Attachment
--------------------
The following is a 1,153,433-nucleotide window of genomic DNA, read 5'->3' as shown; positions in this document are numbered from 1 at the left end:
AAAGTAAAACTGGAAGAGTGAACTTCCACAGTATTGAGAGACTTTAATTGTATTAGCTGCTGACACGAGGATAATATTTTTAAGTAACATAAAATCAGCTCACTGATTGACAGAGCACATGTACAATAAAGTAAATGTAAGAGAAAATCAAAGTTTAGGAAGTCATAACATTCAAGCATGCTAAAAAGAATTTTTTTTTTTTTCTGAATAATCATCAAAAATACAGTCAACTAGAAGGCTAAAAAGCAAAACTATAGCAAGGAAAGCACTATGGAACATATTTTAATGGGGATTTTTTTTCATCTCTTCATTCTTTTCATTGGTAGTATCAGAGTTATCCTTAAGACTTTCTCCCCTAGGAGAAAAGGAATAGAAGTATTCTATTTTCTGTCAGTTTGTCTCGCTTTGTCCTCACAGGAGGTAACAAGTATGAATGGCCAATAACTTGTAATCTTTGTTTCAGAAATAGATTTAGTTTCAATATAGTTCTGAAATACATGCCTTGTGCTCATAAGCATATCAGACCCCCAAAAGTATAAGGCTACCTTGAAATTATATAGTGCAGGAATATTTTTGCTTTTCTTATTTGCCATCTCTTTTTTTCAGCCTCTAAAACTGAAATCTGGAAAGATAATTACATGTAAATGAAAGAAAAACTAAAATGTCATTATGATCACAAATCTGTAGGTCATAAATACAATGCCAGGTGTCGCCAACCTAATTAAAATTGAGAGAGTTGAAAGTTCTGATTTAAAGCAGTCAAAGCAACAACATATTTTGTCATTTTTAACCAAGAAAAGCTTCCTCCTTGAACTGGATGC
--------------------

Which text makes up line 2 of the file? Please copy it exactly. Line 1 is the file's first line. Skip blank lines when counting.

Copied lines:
AAAGTAAAACTGGAAGAGTGAACTTCCACAGTATTGAGAGACTTTAATTGTATTAGCTGCTGACACGAGGATAATATTTTTAAGTAACATAAAATCAGCTCACTGATTGACAGAGCACATGTACAATAAAGTAAATGTAAGAGAAAATCAAAGTTTAGGAAGTCATAACATTCAAGCATGCTAAAAAGAATTTTTTTTTTTTTCTGAATAATCATCAAAAATACAGTCAACTAGAAGGCTAAAAAGCAAAACTATAGCAAGGAAAGCACTATGGAACATATTTTAATGGGGATTTTTTTTCATCTCTTCATTCTTTTCATTGGTAGTATCAGAGTTATCCTTAAGACTTTCTCCCCTAGGAGAAAAGGAATAGAAGTATTCTATTTTCTGTCAGTTTGTCTCGCTTTGTCCTCACAGGAGGTAACAAGTATGAATGGCCAATAACTTGTAATCTTTGTTTCAGAAATAGATTTAGTTTCAATATAGTTCTGAAATACATGCCTTGTGCTCATAAGCATATCAGACCCCCAAAAGTATAAGGCTACCTTGAAATTATATAGTGCAGGAATATTTTTGCTTTTCTTATTTGCCATCTCTTTTTTTCAGCCTCTAAAACTGAAATCTGGAAAGATAATTACATGTAAATGAAAGAAAAACTAAAATGTCATTATGATCACAAATCTGTAGGTCATAAATACAATGCCAGGTGTCGCCAACCTAATTAAAATTGAGAGAGTTGAAAGTTCTGATTTAAAGCAGTCAAAGCAACAACATATTTTGTCATTTTTAACCAAGAAAAGCTTCCTCCTTGAACTGGATGC